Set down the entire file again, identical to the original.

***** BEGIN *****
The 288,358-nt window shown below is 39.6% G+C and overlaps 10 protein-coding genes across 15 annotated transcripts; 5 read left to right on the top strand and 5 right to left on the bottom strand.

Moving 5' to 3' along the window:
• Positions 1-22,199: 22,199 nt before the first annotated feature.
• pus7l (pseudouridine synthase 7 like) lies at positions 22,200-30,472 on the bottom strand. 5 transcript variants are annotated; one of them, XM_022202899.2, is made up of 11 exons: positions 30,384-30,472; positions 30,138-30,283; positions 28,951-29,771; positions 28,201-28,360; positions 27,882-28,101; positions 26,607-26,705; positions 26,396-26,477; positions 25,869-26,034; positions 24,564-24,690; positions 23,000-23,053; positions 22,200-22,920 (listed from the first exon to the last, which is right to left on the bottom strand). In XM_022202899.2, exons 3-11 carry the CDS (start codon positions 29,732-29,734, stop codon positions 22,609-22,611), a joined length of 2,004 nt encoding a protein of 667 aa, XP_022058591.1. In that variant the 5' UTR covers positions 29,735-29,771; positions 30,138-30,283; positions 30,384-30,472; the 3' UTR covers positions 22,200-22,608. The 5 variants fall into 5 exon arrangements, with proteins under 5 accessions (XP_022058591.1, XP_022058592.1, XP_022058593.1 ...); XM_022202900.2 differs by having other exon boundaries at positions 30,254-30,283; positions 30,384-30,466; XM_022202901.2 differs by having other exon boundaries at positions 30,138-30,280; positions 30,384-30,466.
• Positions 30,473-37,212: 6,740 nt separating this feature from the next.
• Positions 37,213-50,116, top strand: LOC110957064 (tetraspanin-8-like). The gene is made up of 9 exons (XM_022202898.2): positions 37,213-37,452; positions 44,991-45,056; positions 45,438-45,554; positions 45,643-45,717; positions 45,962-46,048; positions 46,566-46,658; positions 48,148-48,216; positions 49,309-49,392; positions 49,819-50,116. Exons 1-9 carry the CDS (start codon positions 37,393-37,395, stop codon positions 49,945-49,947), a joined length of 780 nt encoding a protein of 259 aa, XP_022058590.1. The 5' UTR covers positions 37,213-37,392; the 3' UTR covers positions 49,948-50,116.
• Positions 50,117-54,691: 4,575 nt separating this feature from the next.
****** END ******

The 288,358-nt window shown below is 39.6% G+C and overlaps 10 protein-coding genes across 15 annotated transcripts; 5 read left to right on the top strand and 5 right to left on the bottom strand.

Moving 5' to 3' along the window:
• Positions 1-22,199: 22,199 nt before the first annotated feature.
• pus7l (pseudouridine synthase 7 like) lies at positions 22,200-30,472 on the bottom strand. 5 transcript variants are annotated; one of them, XM_022202899.2, is made up of 11 exons: positions 30,384-30,472; positions 30,138-30,283; positions 28,951-29,771; positions 28,201-28,360; positions 27,882-28,101; positions 26,607-26,705; positions 26,396-26,477; positions 25,869-26,034; positions 24,564-24,690; positions 23,000-23,053; positions 22,200-22,920 (listed from the first exon to the last, which is right to left on the bottom strand). In XM_022202899.2, exons 3-11 carry the CDS (start codon positions 29,732-29,734, stop codon positions 22,609-22,611), a joined length of 2,004 nt encoding a protein of 667 aa, XP_022058591.1. In that variant the 5' UTR covers positions 29,735-29,771; positions 30,138-30,283; positions 30,384-30,472; the 3' UTR covers positions 22,200-22,608. The 5 variants fall into 5 exon arrangements, with proteins under 5 accessions (XP_022058591.1, XP_022058592.1, XP_022058593.1 ...); XM_022202900.2 differs by having other exon boundaries at positions 30,254-30,283; positions 30,384-30,466; XM_022202901.2 differs by having other exon boundaries at positions 30,138-30,280; positions 30,384-30,466.
• Positions 30,473-37,212: 6,740 nt separating this feature from the next.
• Positions 37,213-50,116, top strand: LOC110957064 (tetraspanin-8-like). The gene is made up of 9 exons (XM_022202898.2): positions 37,213-37,452; positions 44,991-45,056; positions 45,438-45,554; positions 45,643-45,717; positions 45,962-46,048; positions 46,566-46,658; positions 48,148-48,216; positions 49,309-49,392; positions 49,819-50,116. Exons 1-9 carry the CDS (start codon positions 37,393-37,395, stop codon positions 49,945-49,947), a joined length of 780 nt encoding a protein of 259 aa, XP_022058590.1. The 5' UTR covers positions 37,213-37,392; the 3' UTR covers positions 49,948-50,116.
• Positions 50,117-54,691: 4,575 nt separating this feature from the next.